Study blames chemical pollution for obesity pandemic

Obesogens are everywhere from water, dirt to food packaging, private hygiene products, house cleaners, furnishings electronics

By Madhumita Paul
Published: Monday 23 May 2022

Toxic levels of a class of chemicals called obesogens in the environment may be accelerating the worldwide obesity pandemic, according to a major scientific review.

Obesity has nearly tripled across the world since 1975. Overweight and obesity are defined as abnormal or excessive fat accumulation that may impair health. 

The prevailing view is that obesity results from an imbalance between energy intake and expenditure caused by overeating and insufficient exercise. But obesogens can alter the balance between energy intake and energy expenditure, the review found.

Data from experimental studies showed that endocrine-disrupting chemicals (EDCs) influence the development and progression of obesity.

Obesogens are a subset of environmental chemicals that act as endocrine disruptors, affecting metabolic endpoints, according to three review papers printed in the peer-reviewed journal Biochemical Pharmacology.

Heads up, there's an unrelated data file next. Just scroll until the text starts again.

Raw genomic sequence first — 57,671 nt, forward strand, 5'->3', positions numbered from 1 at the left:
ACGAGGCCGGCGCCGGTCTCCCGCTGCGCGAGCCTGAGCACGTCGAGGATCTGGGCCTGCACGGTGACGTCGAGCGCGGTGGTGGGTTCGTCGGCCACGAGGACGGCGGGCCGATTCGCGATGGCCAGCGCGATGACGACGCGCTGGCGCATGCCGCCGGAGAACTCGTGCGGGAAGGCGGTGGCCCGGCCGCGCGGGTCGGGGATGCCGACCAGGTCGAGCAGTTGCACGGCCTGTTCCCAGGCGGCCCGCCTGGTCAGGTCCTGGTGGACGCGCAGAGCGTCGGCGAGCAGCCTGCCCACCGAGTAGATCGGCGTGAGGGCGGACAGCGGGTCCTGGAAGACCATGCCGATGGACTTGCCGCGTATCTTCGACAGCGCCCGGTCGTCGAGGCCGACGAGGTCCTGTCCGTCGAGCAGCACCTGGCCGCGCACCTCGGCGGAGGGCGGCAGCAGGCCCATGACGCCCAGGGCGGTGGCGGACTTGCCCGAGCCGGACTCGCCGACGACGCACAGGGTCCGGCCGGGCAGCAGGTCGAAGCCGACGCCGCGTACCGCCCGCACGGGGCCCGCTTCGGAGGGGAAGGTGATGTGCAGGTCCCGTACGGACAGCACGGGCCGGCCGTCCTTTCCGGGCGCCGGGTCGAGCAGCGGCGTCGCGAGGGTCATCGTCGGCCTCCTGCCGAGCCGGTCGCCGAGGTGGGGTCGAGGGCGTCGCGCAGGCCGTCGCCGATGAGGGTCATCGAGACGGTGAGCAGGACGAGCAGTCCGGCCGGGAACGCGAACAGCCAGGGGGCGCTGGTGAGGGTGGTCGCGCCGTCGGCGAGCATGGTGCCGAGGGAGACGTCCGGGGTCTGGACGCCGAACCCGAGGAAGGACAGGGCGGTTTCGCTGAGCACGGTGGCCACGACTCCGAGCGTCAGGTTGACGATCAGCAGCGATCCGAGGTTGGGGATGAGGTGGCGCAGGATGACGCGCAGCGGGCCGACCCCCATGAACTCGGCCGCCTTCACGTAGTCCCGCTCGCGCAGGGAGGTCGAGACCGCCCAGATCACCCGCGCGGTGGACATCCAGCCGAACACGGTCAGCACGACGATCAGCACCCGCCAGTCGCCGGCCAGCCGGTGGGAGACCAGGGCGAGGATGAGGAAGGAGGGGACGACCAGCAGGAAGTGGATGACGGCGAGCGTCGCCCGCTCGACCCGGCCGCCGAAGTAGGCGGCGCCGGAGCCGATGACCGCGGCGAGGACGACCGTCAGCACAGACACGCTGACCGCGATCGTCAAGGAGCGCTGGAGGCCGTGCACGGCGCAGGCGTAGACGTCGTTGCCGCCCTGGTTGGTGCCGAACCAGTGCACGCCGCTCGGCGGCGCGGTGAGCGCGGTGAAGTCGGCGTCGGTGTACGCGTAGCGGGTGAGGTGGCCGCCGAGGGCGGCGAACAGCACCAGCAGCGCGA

The proof for obesogens has been revealed by more than 40 scientists in three review papers in Biochemical Pharmacology citing 1,400 studies. They say these chemical compounds are in every single place — water, dirt, food packaging, private hygiene products, house cleaners, furnishings and electronics.

How obesogen works

Obesogens work by upsetting the body’s metabolic thermostat. The body’s balance of energy intake and expenditure through activity relies on the interplay of various hormones from fat tissue, gut, pancreas, liver and brain.

The pollutants can directly affect the number and size of fat cells, alter the signals that make people feel full, change thyroid function and the dopamine reward system, the scientists said. 

They can also affect the microbiome in the gut and cause weight gain by making the uptake of calories from the intestines more efficient.

The review identified about 50 chemical compounds as having good proof of obesogenic effects, from experiments on human cells and animals and epidemiological studies of people. These include bisphenol A, phthalates, which are broadly added to plastics. 

A 2020 analysis of 15 studies found a significant link between BPA levels and obesity in adults.

Other obesogens are pesticides, perfluoroalkyl substances (PFAs) compounds which are present in meals packaging, cookware and furnishings. 

A two-year randomised clinical trial printed in 2018 discovered a higher baseline plasma PFAS concentrations were associated with a greater weight regain, especially in women.

The most sensitive time for obesogen action is in utero and early childhood, in part via epigenetic programming that can be transmitted to future generations. 

This review explores the evidence supporting the obesogen hypothesis and highlights knowledge gaps that have prevented widespread acceptance as a contributor to the obesity pandemic.

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